Chickpeas can be such a divisive little legume, you either like it or hate it. Even when you like it, you might only like it one certain way (roasted) and not another (garlic and caramalised onion hummus).
For me, I actually really like roasted chickpeas, but only a few at a time so it doesn’t turn into dry, thick paste in my mouth. I also love garlic hummus but not that fond of plain hummus.
However, today I thought I’d give you a sweet and savory option if you want to give chickpeas another go, or want to scoff down a quick and easy snack.
For the sweet option I’m going to do just a simple maple syrup and for savory we’re going to get friendly with some seasonings. The great thing about both of these are that they are easily customisable, so if you want spices and a little heat, you can easily do that, or if you’re more into a honey-maply concoction, that’s super easy too.
So first thing you have to do is preheat your oven on 180-200C (depending on your oven) and prep your chickpeas. First you want to take your chickpeas and drain them into a collander or sieve and give them a good rinse before letting them air-dry for about 15 minutes. After the 15 minutes, check to see how dry they are. If they’re a little bit wet, spread them out of paper towel and give them a pat. Don’t worry if they’re not bone dry, they don’t have to be. Sshhhh… you got this.
Next, pop them on a sheet pan lined with baking paper or al-foil, I prefer the latter because it heats quickly and spreads oil around.
Speaking of oil, oil time! Drizzle oil onto your chickpeas then move the pan around to coat them, or if you want you can put the chickpeas into a move and drizzle the oil on top before giving them a good toss. When it comes to oil you want something light with a neutral taste like sunflower oil or avocado oil especially for sweet chickpeas, however if you’ve just got some olive or canola oil, don’t be too worried since we’re only using a thin layer to stop the chickpeas from burning. Sprinkle a wee bit of salt on.
Now whack it in the oven and let it them cook for about 20 minutes, with a little mix around the 10 minute mark. If you hear popping you’re all good; they’re at a good temp and crisping out well.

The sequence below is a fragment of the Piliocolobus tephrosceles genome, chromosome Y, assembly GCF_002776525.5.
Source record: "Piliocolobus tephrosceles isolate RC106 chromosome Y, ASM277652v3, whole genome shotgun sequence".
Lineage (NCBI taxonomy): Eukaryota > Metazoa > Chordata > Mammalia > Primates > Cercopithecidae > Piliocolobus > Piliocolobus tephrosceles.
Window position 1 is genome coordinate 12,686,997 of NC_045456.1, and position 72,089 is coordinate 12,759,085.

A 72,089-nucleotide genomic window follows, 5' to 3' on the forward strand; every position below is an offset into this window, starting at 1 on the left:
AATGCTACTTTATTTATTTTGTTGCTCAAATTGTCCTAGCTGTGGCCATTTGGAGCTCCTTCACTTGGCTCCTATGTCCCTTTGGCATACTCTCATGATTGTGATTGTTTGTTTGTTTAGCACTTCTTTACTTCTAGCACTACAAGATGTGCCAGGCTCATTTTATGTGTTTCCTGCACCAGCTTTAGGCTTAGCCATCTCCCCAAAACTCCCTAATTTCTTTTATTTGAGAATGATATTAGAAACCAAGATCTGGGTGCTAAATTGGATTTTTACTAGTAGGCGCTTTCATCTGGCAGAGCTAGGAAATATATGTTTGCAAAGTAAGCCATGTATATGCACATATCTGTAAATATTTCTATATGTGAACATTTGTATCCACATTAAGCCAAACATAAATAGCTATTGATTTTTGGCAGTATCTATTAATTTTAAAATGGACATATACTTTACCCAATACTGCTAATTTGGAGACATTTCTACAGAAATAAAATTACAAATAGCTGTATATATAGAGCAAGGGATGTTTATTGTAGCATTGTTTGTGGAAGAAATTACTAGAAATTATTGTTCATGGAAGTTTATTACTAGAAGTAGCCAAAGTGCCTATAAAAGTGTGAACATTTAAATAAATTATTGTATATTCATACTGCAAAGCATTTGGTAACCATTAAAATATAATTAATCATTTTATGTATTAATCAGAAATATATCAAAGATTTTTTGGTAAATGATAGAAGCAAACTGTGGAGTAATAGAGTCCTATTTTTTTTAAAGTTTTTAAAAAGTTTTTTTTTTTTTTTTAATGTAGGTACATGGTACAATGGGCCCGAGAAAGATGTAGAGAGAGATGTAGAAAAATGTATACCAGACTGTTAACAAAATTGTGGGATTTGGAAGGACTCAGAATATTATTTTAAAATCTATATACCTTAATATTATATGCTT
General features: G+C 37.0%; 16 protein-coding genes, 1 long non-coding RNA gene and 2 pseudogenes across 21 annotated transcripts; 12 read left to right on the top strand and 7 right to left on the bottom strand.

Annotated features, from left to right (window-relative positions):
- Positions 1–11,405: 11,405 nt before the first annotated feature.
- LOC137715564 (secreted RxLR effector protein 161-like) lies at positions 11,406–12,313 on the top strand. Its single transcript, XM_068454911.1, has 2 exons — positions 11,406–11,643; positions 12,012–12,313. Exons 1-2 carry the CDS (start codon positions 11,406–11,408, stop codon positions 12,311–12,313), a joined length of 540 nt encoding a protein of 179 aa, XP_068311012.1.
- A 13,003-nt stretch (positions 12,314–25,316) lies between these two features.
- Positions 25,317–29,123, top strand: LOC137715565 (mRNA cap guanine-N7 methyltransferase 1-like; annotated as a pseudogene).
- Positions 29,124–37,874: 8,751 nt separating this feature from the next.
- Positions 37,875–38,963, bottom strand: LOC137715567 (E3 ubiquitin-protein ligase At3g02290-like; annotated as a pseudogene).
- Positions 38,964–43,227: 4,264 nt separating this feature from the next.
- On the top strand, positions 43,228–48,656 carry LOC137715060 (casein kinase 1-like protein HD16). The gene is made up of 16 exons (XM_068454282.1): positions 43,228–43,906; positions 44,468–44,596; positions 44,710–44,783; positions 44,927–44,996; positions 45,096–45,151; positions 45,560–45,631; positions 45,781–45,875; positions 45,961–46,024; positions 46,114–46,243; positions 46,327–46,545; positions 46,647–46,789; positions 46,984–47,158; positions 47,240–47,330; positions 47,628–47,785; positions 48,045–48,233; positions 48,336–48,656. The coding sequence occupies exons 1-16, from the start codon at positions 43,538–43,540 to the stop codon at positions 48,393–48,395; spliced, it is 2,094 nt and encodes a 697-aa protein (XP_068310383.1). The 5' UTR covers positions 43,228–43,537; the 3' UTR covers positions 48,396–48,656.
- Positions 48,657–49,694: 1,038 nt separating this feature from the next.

While they’re cooking it’s time to get your ingredients together. The maple I’m just drizzling on when they’re done so I really only need to prep my seasonings for the savory ones. Your really hard prep is combining all your seasonings or spices together in a bowl. I know it’s hard but I have faith in you.
Once the savoury ones are done, give them a try and see if they’re still soft inside. If they are pop them back in for another 10. If they’re crispy you’re good to put them into the seasonings bowl and toss around to coat them evenly before spreading them back out on the sheet or somewhere to cool down enough to eat.
The sweet chickpeas need to be cooled for a few minutes then drizzled with maple syrup and moved around the pan to coat them.
There you go, non-boring, very yummy chickpeas you can pack for on-the-go, have if you want a snack, mix with something else or just unhinge your jaw to eat the whole thing.
Sweet and Savoury Chickpeas
Can of chickpeas
2 tbs oil of your choosing
1 heaped tsp onion powder (all seasonings to your choosing)
1 heaped tsp garlic powder
1 heaped tsp paprika
1 heaped tsp cumin
Sprinkle of chicken salt (optional, but all Australians will know what I mean)
Maple syrup, to your choosing
- Preheat your oven on 180-200C.
- Drain chickpeas into a collander or sieve, giving them a good rinse. Air-dry for at least 15 minutes. Pat dry if still wet.
- Place on sheet pan and drizzle oil onto chickpeas. Move pan around to coat. Sprinkle salt.
- Cook for around 20 minutes, with a little mix around the 10 minute mark.
- For savoury chickpeas – combine seasonings or spices together in a bowl. Set aside.
- Remove from oven and pour into seasoning bowl. Toss until evenly coated.
- For maple chickpeas – let cool for a few minutes before drizzling maple over chickpeas. Move around pan until coated.
- Remove from oven, let it cool enough to shove in your mouth and enjoy. Give maple more time to cool down and make a thicker coat then enjoy.